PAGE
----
Addiction Medicine Services

Introduction The Private Practice of Addiction Medicine
Evaluation and Assessment Reviewing the story, crisis management, setting priorities and initial goals, laying the foundation.
Detoxification Understanding the process and committing to the (usually short) course of (usually) outpatient treatment.
Early Recovery  Symptoms: anxiety, insomnia, depression, irritability, mood-swings. Very common. Very treatable.
Stable Recovery The ongoing pursuit of positive lifestyle changes.


Outpatient Detoxification
Sometimes medication is needed to prevent a withdrawal syndrome which can occur if you suddenly discontinue taking alcohol or drugs. This detoxification procedure can almost always be accomplished on an outpatient basis. The most dangerous withdrawals are from alcohol and other sedative medications, and these require medical treatment. Getting off of heroin or other opiate drugs, or from cocaine or several different substances need not be painful or humiliating or incapacitating. All of these can be treated with medication and therapy, and often without major disruption of a person's life. 

  • Detoxification from alcohol can usually be accomplished in 2-3 visits over a week. Detox from opiate medications or heroin, if there are no complications like chronic pain, or major medical / psych problems, can usually be done in 4-7 visits over a two week period. Every person is different.

  • One nice thing about doing detox as an outpatient is that we can take our time. Inpatient detoxes are often rushed affairs, with the doctors bullied by the insurance companies into making inpatient stays so short that some people are really not getting the time they need to make the transition to a drug-free state.

  • The patient and I determine the pace of the detox based mostly on patient preference (some people like to take the band-aid off slowly, others like to rip it off all at once).



Outpatient Detoxification Services

The outpatient detoxification process is straightforward. Patients are seen daily by the nurse for vital signs and alcohol/drug screening, and by the physician who reviews any symptoms of withdrawal or overmedication, and any problems the patient might be having with the detoxification procedure. Only enough medication is prescribed to get the patient back to the next visit eliminating risk of serious overdose on detox medications. Patient’s are given a phone number through which they can reach a Smithers physician 24 hours a day. As the detoxification progresses, the patient completes the biopsychosocial evaluation and begins to attend groups designed to assess and enhance motivation. Individual counseling beyond that provided daily by the physician is available if necessary. Generally this detoxification and engagement period can be accomplished in three to ten days depending on the substance(s) involved and the severity of the case.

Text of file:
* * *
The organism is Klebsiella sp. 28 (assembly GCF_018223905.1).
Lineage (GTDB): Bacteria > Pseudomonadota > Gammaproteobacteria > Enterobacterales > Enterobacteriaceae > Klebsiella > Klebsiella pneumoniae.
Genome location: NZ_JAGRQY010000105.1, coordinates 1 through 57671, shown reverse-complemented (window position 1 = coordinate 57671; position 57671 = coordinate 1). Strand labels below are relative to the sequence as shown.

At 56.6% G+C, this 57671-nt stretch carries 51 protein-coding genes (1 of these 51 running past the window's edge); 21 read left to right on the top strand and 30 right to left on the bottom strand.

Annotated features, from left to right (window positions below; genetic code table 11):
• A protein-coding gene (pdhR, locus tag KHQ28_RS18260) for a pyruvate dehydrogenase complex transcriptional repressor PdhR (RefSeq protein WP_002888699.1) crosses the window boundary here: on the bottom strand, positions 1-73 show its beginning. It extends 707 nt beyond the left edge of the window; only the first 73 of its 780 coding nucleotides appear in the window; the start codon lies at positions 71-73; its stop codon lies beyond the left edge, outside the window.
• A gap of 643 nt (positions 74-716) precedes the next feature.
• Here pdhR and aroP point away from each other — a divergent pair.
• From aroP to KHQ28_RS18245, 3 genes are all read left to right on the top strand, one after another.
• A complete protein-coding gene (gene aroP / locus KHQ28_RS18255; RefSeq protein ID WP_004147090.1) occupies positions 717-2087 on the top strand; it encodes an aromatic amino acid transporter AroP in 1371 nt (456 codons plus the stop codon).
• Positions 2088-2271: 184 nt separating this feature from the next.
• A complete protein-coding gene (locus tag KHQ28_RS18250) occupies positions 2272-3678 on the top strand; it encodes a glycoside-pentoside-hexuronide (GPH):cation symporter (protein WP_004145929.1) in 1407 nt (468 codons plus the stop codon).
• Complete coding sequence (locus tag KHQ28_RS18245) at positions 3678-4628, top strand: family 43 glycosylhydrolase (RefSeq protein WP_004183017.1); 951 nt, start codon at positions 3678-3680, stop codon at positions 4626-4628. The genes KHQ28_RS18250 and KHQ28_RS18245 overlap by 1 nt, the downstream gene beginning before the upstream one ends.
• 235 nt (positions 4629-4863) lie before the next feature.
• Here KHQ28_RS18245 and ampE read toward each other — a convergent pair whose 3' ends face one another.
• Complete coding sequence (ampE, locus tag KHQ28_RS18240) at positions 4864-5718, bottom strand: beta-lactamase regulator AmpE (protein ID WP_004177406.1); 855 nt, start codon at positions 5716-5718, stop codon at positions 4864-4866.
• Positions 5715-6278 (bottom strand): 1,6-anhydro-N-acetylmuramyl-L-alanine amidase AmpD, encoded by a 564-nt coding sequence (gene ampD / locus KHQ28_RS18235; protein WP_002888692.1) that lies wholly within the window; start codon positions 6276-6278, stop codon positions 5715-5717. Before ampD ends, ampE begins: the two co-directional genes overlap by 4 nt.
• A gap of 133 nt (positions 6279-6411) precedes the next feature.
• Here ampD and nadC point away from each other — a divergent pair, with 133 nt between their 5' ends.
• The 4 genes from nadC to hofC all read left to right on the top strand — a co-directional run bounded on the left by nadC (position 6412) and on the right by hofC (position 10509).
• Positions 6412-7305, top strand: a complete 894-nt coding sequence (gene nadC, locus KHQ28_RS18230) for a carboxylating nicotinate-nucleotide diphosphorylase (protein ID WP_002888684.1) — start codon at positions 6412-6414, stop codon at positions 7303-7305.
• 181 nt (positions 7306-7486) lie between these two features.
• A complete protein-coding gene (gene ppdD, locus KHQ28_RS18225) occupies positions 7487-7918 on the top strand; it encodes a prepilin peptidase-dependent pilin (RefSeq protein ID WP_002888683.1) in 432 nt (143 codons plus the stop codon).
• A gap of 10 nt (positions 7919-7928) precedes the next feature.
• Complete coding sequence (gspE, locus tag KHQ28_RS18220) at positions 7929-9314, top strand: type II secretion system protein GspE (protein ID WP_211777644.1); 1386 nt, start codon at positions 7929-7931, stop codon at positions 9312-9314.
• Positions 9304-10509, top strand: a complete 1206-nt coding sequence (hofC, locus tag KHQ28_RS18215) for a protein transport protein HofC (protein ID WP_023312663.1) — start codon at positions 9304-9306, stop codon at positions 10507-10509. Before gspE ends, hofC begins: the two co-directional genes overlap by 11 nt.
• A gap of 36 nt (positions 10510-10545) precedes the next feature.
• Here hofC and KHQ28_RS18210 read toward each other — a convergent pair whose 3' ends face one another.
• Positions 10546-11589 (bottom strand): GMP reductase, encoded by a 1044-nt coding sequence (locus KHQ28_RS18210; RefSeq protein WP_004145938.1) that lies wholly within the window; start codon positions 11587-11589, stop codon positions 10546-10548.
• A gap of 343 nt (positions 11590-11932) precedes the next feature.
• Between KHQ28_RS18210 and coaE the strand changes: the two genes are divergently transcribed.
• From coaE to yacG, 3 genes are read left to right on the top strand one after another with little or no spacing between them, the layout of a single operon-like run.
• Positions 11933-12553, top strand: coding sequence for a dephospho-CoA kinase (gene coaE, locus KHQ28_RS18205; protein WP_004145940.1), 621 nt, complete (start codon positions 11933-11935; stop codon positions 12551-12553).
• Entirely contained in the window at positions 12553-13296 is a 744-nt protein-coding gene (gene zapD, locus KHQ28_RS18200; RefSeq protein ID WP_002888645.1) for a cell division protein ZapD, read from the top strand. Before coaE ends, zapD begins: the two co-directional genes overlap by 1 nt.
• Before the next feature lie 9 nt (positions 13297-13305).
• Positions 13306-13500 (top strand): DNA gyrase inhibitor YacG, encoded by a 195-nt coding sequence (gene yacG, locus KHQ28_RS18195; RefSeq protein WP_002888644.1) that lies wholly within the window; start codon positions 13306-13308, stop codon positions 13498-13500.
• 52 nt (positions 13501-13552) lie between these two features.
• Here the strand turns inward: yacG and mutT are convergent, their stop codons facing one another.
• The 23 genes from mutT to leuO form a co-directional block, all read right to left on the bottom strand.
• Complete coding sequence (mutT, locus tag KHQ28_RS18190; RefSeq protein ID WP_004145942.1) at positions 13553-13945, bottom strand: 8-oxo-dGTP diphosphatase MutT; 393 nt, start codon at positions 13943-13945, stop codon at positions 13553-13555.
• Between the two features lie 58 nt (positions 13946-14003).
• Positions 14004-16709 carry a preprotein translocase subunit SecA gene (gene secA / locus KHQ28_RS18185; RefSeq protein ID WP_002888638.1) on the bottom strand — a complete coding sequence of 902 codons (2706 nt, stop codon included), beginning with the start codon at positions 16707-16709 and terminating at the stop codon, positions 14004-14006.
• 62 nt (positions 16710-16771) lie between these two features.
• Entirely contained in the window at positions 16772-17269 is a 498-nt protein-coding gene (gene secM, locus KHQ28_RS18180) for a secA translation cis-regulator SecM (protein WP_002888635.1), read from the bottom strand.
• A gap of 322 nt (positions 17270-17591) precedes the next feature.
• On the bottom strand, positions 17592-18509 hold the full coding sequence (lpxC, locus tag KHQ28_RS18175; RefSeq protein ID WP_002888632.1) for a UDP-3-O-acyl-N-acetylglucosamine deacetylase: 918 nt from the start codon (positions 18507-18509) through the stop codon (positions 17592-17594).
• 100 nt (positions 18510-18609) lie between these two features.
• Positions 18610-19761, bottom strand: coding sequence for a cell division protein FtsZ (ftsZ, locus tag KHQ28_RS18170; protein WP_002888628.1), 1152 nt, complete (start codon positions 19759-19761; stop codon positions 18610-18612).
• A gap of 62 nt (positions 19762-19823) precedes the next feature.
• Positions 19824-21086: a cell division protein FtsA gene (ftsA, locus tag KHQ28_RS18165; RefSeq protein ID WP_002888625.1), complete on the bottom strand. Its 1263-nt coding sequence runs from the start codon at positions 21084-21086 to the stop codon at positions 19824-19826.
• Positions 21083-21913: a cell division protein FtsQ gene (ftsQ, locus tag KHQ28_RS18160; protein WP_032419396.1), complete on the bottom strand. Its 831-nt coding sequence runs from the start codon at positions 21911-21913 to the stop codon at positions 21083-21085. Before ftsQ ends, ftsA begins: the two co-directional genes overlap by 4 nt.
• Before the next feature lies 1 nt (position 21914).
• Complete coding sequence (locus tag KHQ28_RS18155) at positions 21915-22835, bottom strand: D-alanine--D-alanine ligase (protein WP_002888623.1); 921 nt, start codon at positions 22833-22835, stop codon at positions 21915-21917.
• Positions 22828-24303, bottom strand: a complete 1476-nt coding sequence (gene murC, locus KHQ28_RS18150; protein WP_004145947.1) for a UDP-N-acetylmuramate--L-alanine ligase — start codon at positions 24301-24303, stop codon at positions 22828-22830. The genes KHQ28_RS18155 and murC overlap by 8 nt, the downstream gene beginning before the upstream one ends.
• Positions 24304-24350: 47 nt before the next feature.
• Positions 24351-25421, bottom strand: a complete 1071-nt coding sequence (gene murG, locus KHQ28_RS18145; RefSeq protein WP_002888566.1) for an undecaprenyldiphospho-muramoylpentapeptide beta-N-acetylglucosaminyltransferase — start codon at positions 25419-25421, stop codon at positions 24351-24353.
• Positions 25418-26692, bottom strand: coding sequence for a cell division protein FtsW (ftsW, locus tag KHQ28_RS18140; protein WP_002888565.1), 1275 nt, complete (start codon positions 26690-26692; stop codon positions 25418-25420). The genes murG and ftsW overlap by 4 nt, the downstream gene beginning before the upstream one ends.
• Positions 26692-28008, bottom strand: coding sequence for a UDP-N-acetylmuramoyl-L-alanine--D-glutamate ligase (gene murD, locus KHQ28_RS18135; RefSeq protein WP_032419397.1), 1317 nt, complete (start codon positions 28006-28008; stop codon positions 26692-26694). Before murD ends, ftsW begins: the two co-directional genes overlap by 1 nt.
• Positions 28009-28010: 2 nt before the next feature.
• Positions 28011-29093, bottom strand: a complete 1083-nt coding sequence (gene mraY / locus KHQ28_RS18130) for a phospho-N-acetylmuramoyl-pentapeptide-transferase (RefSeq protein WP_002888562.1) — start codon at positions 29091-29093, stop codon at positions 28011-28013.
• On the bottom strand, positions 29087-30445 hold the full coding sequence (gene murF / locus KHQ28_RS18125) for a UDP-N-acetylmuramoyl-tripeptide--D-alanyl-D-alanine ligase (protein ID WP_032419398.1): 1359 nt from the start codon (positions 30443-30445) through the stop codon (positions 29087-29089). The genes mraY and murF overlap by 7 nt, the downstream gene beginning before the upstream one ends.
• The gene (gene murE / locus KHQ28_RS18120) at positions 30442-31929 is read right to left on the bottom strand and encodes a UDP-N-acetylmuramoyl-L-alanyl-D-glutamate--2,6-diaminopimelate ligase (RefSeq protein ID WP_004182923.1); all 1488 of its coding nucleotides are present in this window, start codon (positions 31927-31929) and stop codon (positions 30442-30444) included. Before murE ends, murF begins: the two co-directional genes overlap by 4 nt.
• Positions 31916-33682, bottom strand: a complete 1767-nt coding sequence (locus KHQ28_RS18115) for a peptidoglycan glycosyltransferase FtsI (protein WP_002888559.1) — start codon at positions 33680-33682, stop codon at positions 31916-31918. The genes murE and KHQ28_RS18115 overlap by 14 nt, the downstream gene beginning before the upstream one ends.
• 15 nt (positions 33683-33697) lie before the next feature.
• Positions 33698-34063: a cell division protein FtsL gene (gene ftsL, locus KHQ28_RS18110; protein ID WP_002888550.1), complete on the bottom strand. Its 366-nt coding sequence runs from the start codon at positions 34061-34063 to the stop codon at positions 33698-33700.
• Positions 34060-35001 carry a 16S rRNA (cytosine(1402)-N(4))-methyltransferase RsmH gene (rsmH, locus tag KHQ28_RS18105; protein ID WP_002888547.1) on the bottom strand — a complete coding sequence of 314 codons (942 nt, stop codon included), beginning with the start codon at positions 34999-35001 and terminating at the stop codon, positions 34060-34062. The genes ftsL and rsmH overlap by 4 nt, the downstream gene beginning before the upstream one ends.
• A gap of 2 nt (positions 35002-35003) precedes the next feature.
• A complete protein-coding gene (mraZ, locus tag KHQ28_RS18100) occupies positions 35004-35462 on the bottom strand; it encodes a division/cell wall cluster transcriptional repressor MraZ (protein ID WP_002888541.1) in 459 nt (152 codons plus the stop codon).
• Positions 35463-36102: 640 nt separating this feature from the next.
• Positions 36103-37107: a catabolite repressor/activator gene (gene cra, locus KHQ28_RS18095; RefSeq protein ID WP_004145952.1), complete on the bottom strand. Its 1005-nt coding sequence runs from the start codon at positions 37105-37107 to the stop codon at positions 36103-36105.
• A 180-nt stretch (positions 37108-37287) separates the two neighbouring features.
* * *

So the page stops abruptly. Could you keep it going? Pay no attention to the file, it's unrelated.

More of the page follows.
Issues of patient safety and clinical experience

We have been doing outpatient detoxification as a routine procedure for over four years at Smithers, longer than most other substance abuse treatment facilities in this area, and have honed our service by studying outcomes and adjusting treatments and procedures accordingly. We have had no major medical or psychiatric complications, and our completion rates rival those reported by the best research. Our detoxification procedures are designed and overseen by Dr. Alexander DeLuca, Chief and Medical Director of Smithers. Dr. DeLuca is the Chairperson of the American Society of Addiction Medicine’s Certification Review Course. He is also a consultant to the State of New York’s Office of Alcoholism and Substance Abuse Services and has helped the State write regulations for outpatient detoxification and teaches medical aspects of withdrawal and detoxification in the State mandated licensure course.

Expert detoxification is about more than the prevention of medical and psychiatric complications. It is the provision of non-judgmental, compassionate medical care. It is the reassurance of patients who are frightened and ashamed. It is the engagement of patients in a process of recovery that can spare them decades of pain and misery.